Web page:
Both Carolyn McCaskill and her younger sister, Angela McCaskill, became Deaf in early childhood. Carolyn helped her sister master American Sign Language (ASL) and supported her academic efforts. The McCaskill sisters are the first Deaf Black women to receive PhD degrees from Gallaudet University.
Alexandra Wang: What inspired you to go into ASL, Deaf culture studies and advocacy?
Carolyn McCaskill: I was the Coordinator of Minority Achievement and Multicultural Programs at Pre-College at Gallaudet University from 1991-1996. I provided workshops on multicultural curriculum. As I learned more about diverse cultures it helped broaden my horizon.
I was inspired to enter the field of Deaf Studies after someone sent me the job application. I felt like it was a message from the Universe to move on to a different position. I applied and was offered an assistant professor position. I have been teaching in the ASL & Deaf Studies Department for 22 years. I am now a full professor.
Alexandra Wang: As a counselor for Deaf clients and Deaf students, what were some of your experiences with school counselors?
Carolyn McCaskill: I enjoyed working as a counselor with Deaf students. Seeing the students improve their decision-making skills, set their goals and make healthy choices were rewarding. Deaf students need to know that someone cares about their well-being, as well as their social, emotional and mental growth.
Alexandra Wang: You explained that you and your sister became Deaf at a young age and lacked the guidance of a role model. What were some beliefs and attitudes you grew up with about Deafness and the Deaf Community?
Carolyn McCaskill: I grew up with the belief that Deaf people are not normal and they need to be fixed. I grew up with the belief that Deaf people were incapable of succeeding. These views are negative and pathological. They fail to view Deaf people in a positive light. They look at Deaf people as Disabled and focused on the hearing loss rather than the individual.
Alexandra Wang: How have these negative and pathological views changed in your own family?
Carolyn McCaskill: After seeing my success and that of my sister, my family members have changed their views of Deaf people over the years. Some close friends who have also overcome barriers against all odds. They have seen Deaf people do everything but hear.
Alexandra Wang: You are an expert on Black ASL and Black Deaf Culture. How do these differ from ASL and other kinds of Deaf cultures?
Carolyn McCaskill: Culture and language are inseparable. You can’t have one without the other. Deaf people learned Deaf culture from socializing with each other at the Deaf schools, clubs and churches.
Black ASL is a distinct variety of ASL. It was created by the Black Deaf community as a result of school segregation that occurred in the South. Black Deaf people learned Black culture from their families and community. They incorporated Black culture in their signing.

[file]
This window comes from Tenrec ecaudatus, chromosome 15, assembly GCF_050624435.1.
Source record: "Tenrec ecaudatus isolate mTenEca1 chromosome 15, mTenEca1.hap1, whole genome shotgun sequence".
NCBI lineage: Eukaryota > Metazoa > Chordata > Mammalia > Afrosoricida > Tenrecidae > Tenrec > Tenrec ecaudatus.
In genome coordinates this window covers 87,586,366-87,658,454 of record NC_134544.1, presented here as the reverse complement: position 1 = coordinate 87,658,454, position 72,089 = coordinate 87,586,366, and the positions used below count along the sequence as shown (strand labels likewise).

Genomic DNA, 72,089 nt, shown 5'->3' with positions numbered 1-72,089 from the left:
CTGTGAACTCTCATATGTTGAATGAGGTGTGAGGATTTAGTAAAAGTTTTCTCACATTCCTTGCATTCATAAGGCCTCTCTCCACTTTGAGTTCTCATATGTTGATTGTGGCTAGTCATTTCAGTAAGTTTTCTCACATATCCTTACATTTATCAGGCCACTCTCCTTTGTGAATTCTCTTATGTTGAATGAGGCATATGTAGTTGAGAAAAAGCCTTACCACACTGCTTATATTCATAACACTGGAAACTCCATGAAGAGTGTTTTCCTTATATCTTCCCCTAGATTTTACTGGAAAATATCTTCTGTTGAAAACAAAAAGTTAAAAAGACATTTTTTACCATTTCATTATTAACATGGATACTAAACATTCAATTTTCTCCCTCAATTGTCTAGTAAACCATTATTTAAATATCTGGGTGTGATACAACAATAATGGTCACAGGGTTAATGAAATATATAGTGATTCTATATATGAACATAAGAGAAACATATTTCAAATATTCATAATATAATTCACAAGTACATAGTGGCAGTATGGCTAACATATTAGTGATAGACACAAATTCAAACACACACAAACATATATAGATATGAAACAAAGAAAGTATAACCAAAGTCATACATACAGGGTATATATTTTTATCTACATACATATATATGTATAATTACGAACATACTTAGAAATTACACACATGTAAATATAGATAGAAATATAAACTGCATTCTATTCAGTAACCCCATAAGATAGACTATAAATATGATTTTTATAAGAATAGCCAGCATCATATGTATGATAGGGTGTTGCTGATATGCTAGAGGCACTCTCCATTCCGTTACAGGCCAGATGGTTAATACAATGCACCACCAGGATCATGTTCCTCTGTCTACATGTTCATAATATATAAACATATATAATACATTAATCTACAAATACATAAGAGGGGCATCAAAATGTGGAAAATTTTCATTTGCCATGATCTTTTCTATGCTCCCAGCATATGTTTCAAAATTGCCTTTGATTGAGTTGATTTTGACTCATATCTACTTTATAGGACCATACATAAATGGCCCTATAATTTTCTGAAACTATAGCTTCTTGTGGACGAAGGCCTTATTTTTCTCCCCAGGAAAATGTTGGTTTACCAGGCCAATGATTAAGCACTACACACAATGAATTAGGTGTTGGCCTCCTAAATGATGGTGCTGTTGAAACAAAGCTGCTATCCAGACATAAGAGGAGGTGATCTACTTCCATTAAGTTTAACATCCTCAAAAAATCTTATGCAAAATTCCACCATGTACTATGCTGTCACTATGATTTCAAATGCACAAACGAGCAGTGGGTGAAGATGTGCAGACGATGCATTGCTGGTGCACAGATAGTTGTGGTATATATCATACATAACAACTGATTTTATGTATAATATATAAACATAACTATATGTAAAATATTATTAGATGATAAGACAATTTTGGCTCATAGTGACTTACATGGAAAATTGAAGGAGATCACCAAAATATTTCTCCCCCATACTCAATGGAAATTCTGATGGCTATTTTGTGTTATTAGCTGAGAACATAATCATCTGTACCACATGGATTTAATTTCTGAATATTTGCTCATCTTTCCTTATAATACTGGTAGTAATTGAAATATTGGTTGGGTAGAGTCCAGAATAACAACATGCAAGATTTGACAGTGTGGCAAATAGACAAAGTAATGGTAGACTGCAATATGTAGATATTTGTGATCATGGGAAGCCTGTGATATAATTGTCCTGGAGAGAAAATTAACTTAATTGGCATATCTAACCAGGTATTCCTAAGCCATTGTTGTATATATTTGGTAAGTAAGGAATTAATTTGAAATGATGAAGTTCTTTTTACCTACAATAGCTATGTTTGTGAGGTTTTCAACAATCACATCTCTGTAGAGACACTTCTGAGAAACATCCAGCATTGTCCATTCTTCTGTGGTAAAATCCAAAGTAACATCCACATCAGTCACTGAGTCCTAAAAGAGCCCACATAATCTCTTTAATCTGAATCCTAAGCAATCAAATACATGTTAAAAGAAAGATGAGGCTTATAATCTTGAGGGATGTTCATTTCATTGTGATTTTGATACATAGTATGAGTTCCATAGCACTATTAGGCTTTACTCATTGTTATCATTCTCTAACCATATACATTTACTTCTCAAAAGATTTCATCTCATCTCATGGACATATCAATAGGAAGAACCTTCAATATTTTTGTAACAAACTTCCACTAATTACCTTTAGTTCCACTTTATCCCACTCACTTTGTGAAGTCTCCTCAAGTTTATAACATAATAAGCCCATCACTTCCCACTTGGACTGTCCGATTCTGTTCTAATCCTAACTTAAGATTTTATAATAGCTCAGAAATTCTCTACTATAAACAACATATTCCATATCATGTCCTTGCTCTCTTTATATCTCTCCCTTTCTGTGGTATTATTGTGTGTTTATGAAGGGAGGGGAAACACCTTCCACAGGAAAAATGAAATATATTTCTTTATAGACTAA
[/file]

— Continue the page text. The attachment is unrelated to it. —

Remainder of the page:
Alexandra Wang: How can Deaf History and Black Deaf History be included in the school curriculum?
Carolyn McCaskill: Deaf History and Black Deaf History can be included in the school curriculum by sharing information about diverse Deaf people who have made contributions to society in various areas. There are Deaf teachers, administrators. researchers, counselors, artists, business owners, lawyers, etc.
To raise awareness about Deaf History, you have to tell our story. Invite Deaf people as guest speakers. Post information on the Bulletin Board or write a profile of a Deaf person in the school’s newspaper.
Alexandra Wang: What would your advice be for another Black Deaf woman experiencing challenges?
Carolyn McCaskill: My advice would be to find a mentor. A mentor would listen and support you as well as give guidance. Set your goals and objectives, and do not give up!
Alexandra Wang: How would you advise Deaf people and those who are in the Deaf Community and Black Deaf Community to explain to others, such as medical professionals, that they see Deafness as a cultural identity rather than a defect or illness to be cured?
Carolyn McCaskill: I would advise Deaf people to explain to medical professionals that they want to be accepted as human beings. We are individuals with different needs, just as they are. We do not want to be fixed. We are not one-size-fits-all. We are diverse and have different needs.
Alexandra Wang: As a school counselor, how would you advise other school counselors to help Deaf students and their families, especially Black Deaf families?
Carolyn McCaskill: I think it is important for the counselor to get to know the families by making home visits. This shows that you care about the overall well-being of the student. If possible, talk to the parents, grandparents, relatives, and siblings. This way you have a holistic grasp of and approach to the family dynamic.
Alexandra Wang: What can society do overall to support the Deaf Community and Black Deaf community in particular?
Carolyn McCaskill: Society can support the Deaf Community and the Black Deaf Community by making sure programs are accessible and inclusive. They can provide ASL interpreters for service and programs. Invite Deaf people to serve on programs as well. Give them a voice in the decision-making process. Let them make contributions like everybody else. In short, treat them as the fully-functioning members of society they truly are.
This interview was originally taken by Alexandra Wang for MadameActivist and has been republished under a creative commons license.